20
6567
by: sirsnorklingtayo | last post by:
hi guys please help about Linked List, I'm having trouble freeing the allocated memory of a single linked list node with a dynamic char* fields, it doesn't freed up if I use the FREE() function in C.. But if I try to use a single linked list with a static char array fields I can free the memory allocated with out any problems using the FREE(). So, why freeing a single linked list with dynamic char* is hard and why the FREE() function is...
38
3667
by: Bill Cunningham | last post by:
When I want to clear memory space this is what I typically do myself, char a; int i; for (i=0;i != 100;++i) a='\0'; Now with the function memset I could do the same thing and it would be portable. But would it always work?
0
9978
marktang
by: marktang | last post by:
ONU (Optical Network Unit) is one of the key components for providing high-speed Internet services. Its primary function is to act as an endpoint device located at the user's premises. However, people are often confused as to whether an ONU can Work As a Router. In this blog post, we’ll explore What is ONU, What Is Router, ONU & Router’s main usage, and What is the difference between ONU and Router. Let’s take a closer look ! Part I. Meaning of...
0
9820
by: Hystou | last post by:
Most computers default to English, but sometimes we require a different language, especially when relocating. Forgot to request a specific language before your computer shipped? No problem! You can effortlessly switch the default language on Windows 10 without reinstalling. I'll walk you through it. First, let's disable language synchronization. With a Microsoft account, language settings sync across devices. To prevent any complications,...
1
10922
by: Hystou | last post by:
Overview: Windows 11 and 10 have less user interface control over operating system update behaviour than previous versions of Windows. In Windows 11 and 10, there is no way to turn off the Windows Update option using the Control Panel or Settings app; it automatically checks for updates and installs any it finds, whether you like it or not. For most users, this new feature is actually very convenient. If you want to control the update process,...
0
10462
tracyyun
by: tracyyun | last post by:
Dear forum friends, With the development of smart home technology, a variety of wireless communication protocols have appeared on the market, such as Zigbee, Z-Wave, Wi-Fi, Bluetooth, etc. Each protocol has its own unique characteristics and advantages, but as a user who is planning to build a smart home system, I am a bit confused by the choice of these technologies. I'm particularly interested in Zigbee because I've heard it does some...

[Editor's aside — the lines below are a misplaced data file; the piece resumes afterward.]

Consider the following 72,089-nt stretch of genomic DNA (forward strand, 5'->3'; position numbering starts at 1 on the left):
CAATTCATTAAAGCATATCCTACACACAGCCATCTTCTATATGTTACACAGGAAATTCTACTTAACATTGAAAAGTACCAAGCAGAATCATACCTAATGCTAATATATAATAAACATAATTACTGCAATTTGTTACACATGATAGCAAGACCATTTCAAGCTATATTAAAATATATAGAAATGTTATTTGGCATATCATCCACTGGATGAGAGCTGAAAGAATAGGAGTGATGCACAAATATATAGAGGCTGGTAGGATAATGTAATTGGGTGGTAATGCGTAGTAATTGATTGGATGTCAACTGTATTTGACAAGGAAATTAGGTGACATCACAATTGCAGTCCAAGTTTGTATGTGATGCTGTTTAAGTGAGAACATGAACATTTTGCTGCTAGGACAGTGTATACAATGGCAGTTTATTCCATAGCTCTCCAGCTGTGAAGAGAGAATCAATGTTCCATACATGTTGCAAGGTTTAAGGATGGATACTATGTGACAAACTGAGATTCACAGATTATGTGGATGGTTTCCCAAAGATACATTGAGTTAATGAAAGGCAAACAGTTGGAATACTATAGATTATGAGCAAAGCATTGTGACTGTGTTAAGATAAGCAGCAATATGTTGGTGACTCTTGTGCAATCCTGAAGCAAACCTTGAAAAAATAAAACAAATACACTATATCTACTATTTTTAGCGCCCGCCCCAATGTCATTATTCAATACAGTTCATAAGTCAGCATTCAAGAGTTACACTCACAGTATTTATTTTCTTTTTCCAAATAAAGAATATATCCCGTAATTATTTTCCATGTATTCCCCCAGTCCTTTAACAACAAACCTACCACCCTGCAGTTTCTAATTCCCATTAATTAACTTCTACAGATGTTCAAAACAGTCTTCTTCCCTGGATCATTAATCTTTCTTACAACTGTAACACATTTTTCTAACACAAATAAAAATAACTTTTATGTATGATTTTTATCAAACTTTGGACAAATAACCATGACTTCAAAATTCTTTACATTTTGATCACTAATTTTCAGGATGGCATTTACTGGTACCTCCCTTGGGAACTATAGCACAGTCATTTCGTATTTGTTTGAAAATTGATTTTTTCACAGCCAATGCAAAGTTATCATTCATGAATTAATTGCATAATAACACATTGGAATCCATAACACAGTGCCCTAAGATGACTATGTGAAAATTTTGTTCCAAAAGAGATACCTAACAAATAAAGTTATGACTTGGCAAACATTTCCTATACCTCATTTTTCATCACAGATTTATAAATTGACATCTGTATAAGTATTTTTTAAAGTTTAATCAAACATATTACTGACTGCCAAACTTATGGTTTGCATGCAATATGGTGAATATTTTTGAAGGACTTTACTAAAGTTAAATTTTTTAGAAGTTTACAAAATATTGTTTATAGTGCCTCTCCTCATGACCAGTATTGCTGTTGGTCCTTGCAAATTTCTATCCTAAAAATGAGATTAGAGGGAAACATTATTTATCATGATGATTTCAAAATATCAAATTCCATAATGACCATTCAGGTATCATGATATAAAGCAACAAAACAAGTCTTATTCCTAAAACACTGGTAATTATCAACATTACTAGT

0
9630
agi2029
by: agi2029 | last post by:
Let's talk about the concept of autonomous AI software engineers and no-code agents. These AIs are designed to manage the entire lifecycle of a software development project—planning, coding, testing, and deployment—without human intervention. Imagine an AI that can take a project description, break it down, write the code, debug it, and then launch it, all on its own.... Now, this would greatly impact the work of software developers. The idea...
1
8016
isladogs
by: isladogs | last post by:
The next Access Europe User Group meeting will be on Wednesday 1 May 2024 starting at 18:00 UK time (6PM UTC+1) and finishing by 19:30 (7.30PM). In this session, we are pleased to welcome a new presenter, Adolph Dupré who will be discussing some powerful techniques for using class modules. He will explain when you may want to use classes instead of User Defined Types (UDT). For example, to manage the data in unbound forms. Adolph will...
0
7169
by: conductexam | last post by:
I have .net C# application in which I am extracting data from word file and save it in database particularly. To store word all data as it is I am converting the whole word file firstly in HTML and then checking html paragraph one by one. At the time of converting from word file to html my equations which are in the word document file was convert into image. Globals.ThisAddIn.Application.ActiveDocument.Select();...
0
6041
by: adsilva | last post by:
A Windows Forms form does not have the event Unload, like VB6. What one acts like?
2
4270
muto222
by: muto222 | last post by:
How can i add a mobile payment intergratation into php mysql website.

By using Bytes.com and it's services, you agree to our Privacy Policy and Terms of Use.

To disable or enable advertisements and analytics tracking please visit the manage ads & tracking page.